In such circumstances we cannot hold that there was contributory negligence; that was for the jury; it was submitted to the jury in a charge to which no exception was taken by defendant. In Struse v. Phila. R.T. Co., 87 Pa. Super. 46, in sustaining a judgment based on the negligence of the defendant, we said: "The plaintiff's driver placed their truck, loaded with cement, upon the street car tracks of the defendant company, thus blocking them. The cement was intended for the parties who had the contract for the paving of the street. Before the driver backed the truck across the tracks, he had waited about ten minutes for a car to pass, so as not to unnecessarily obstruct the car line. He saw a car approach two blocks away, and before he could get out of the way the car struck the truck. The truck had been placed at such an angle as to conveniently deliver the cement to the place where it was to be used, or in the language of the driver, `I had to put it the way I had it — couldn't get it any other way in there.'
"It was not for the court to declare the driver guilty of contributory negligence. As was said in McFarland v. Traction Co., 204 Pa. 423, `A street car company has not the exclusive right to the use of a street on which it operates its road, nor has it such right to its own tracks. ..... By placing himself or his horse and vehicle on the tracks of a street railway for any legitimate use of the street, the traveler does not become a trespasser, and will not become such unless he unreasonably and unnecessarily obstructs the company in the use of the tracks.'"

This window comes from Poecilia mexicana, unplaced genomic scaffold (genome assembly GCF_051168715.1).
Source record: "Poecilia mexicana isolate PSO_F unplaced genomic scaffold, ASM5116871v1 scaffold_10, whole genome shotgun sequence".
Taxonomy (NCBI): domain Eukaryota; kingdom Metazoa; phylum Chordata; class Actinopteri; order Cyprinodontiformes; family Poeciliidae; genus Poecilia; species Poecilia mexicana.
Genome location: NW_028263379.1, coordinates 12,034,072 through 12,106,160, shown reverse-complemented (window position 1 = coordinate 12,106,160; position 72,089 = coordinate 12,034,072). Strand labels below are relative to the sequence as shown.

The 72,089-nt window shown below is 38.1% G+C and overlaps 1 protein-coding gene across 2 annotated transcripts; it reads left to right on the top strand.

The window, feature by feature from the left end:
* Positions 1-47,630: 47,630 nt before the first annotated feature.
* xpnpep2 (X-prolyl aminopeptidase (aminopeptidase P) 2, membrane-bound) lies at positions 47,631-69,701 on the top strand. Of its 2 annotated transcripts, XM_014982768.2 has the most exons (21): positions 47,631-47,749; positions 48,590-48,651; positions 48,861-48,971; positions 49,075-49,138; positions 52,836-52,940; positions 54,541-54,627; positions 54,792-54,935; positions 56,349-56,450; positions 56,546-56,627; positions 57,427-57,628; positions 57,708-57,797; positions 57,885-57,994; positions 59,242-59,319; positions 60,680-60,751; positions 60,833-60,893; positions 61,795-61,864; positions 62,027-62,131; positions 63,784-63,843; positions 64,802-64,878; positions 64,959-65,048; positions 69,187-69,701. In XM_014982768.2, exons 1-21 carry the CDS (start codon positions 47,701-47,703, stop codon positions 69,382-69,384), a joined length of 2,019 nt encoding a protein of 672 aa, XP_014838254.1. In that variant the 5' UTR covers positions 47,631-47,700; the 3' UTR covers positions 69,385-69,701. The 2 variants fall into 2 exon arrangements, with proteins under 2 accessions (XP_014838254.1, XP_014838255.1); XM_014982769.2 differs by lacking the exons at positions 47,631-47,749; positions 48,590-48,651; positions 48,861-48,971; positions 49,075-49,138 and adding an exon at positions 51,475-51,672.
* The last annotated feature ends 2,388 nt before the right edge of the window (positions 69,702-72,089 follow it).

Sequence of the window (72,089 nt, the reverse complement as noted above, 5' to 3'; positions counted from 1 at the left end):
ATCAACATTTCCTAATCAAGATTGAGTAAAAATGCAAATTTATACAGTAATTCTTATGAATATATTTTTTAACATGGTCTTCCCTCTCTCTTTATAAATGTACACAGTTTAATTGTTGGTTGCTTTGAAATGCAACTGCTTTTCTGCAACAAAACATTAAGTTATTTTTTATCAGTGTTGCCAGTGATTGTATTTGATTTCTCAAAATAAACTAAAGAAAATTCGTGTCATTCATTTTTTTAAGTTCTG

As to appellant's negligence, its position on this record is no better. There is contradictory evidence, of course, but to decide this motion, we must take what supports the verdict. Plaintiff occupied a space in the highway reasonably necessary in view of the condition of the street and the purpose of his errand; his lights were lit; the night was clear; the motorman had to approach for three squares with plaintiff's car in view; why didn't he see it? if he saw it, why didn't he sound a warning or stop his car or both? The answer lay with the jury, not with the court. After the collision, the motorman is reported to have said, "I thought I would clear that." If he had given warning of his approach, doubtless the automobile would not have been there to be cleared. See also Estep v. Beaver Valley Traction Co., 278 Pa. 414; Hope v. Traction Co., 270 Pa. 115; Fenner v. Traction Co., 202 Pa. 365; Barnes v. Pittsburgh Rwy. Co., 26 Pa. Super. 36.
The other four assignments of error do not call for discussion; if the points refused be construed (as they were in the court below) as requests for binding instructions, they are disposed of by what has been said; if the second is to be understood as a request for charge on the evidence, it is bad in form as not limited to the evidence: Dinch v. Workmen, 75 Pa. Super. 101.